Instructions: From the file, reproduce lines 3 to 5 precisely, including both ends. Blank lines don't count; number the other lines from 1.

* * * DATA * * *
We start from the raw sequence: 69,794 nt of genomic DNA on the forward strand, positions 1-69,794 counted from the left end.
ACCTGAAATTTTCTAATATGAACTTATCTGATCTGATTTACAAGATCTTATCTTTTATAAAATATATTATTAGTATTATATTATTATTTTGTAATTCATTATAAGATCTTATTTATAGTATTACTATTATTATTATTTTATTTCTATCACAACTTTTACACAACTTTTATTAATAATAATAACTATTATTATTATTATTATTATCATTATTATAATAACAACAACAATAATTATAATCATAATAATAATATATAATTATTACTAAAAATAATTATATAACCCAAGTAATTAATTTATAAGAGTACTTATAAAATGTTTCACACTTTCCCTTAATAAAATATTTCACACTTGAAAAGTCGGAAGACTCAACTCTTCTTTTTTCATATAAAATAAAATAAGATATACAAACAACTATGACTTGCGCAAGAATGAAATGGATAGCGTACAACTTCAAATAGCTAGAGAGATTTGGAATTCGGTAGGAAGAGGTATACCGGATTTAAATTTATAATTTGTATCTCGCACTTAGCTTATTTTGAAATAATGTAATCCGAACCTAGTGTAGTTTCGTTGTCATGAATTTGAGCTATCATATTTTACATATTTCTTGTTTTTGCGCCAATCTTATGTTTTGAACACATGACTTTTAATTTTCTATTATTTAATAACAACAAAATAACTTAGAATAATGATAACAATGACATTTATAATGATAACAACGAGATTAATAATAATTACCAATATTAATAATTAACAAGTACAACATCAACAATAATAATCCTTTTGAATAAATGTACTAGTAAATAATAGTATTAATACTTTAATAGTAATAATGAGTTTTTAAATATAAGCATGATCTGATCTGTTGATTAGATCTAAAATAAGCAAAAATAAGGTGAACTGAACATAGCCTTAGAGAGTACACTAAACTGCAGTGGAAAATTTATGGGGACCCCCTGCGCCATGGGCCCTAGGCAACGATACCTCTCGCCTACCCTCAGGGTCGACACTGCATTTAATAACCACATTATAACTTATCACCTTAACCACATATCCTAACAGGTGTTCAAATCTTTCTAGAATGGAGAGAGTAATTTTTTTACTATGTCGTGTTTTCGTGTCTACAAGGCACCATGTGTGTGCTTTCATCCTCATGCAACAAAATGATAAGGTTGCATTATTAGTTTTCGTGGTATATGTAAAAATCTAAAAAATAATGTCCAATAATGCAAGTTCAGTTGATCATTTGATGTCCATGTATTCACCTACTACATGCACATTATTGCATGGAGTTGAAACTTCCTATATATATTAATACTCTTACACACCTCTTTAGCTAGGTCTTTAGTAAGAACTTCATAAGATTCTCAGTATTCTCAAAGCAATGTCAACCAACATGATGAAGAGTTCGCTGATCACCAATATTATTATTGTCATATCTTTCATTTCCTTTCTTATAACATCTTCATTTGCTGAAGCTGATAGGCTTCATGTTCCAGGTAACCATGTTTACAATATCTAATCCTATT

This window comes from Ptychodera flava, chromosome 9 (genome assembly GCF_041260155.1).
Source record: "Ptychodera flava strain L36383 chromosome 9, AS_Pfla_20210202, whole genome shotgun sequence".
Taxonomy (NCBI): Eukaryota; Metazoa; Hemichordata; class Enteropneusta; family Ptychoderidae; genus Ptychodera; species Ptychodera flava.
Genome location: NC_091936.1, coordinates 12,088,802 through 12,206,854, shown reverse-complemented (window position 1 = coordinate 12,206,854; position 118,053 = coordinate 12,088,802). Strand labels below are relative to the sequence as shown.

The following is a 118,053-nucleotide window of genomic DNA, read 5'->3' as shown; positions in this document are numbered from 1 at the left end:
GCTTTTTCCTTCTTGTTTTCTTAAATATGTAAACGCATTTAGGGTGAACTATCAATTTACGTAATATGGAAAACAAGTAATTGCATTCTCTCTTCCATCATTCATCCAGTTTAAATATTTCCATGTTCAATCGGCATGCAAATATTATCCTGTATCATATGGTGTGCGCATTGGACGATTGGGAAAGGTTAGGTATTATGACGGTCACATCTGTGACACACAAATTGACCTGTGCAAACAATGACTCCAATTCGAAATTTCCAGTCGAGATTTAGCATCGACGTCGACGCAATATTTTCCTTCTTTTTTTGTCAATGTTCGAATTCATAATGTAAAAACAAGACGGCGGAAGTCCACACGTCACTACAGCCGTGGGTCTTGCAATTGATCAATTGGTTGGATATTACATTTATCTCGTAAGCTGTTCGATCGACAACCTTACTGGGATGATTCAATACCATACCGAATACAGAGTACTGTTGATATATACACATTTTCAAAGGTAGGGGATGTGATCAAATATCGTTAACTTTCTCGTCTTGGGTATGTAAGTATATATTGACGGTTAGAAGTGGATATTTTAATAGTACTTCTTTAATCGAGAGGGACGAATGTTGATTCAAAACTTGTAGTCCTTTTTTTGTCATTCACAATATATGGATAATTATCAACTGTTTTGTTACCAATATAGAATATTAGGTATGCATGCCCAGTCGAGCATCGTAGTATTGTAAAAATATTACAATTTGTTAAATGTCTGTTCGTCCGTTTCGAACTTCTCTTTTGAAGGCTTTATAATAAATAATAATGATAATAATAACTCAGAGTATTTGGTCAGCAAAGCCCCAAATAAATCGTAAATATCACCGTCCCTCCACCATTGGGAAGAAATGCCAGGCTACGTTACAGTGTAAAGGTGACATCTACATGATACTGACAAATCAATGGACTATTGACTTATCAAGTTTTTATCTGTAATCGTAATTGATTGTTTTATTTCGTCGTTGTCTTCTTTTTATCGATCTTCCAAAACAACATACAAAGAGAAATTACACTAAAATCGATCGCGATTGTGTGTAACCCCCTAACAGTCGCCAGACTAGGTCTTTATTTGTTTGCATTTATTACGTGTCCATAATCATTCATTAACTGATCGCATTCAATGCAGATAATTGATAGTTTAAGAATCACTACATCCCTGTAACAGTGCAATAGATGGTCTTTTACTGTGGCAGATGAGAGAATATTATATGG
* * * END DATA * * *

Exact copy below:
This window comes from Ptychodera flava, chromosome 9 (genome assembly GCF_041260155.1).
Source record: "Ptychodera flava strain L36383 chromosome 9, AS_Pfla_20210202, whole genome shotgun sequence".
Taxonomy (NCBI): Eukaryota; Metazoa; Hemichordata; class Enteropneusta; family Ptychoderidae; genus Ptychodera; species Ptychodera flava.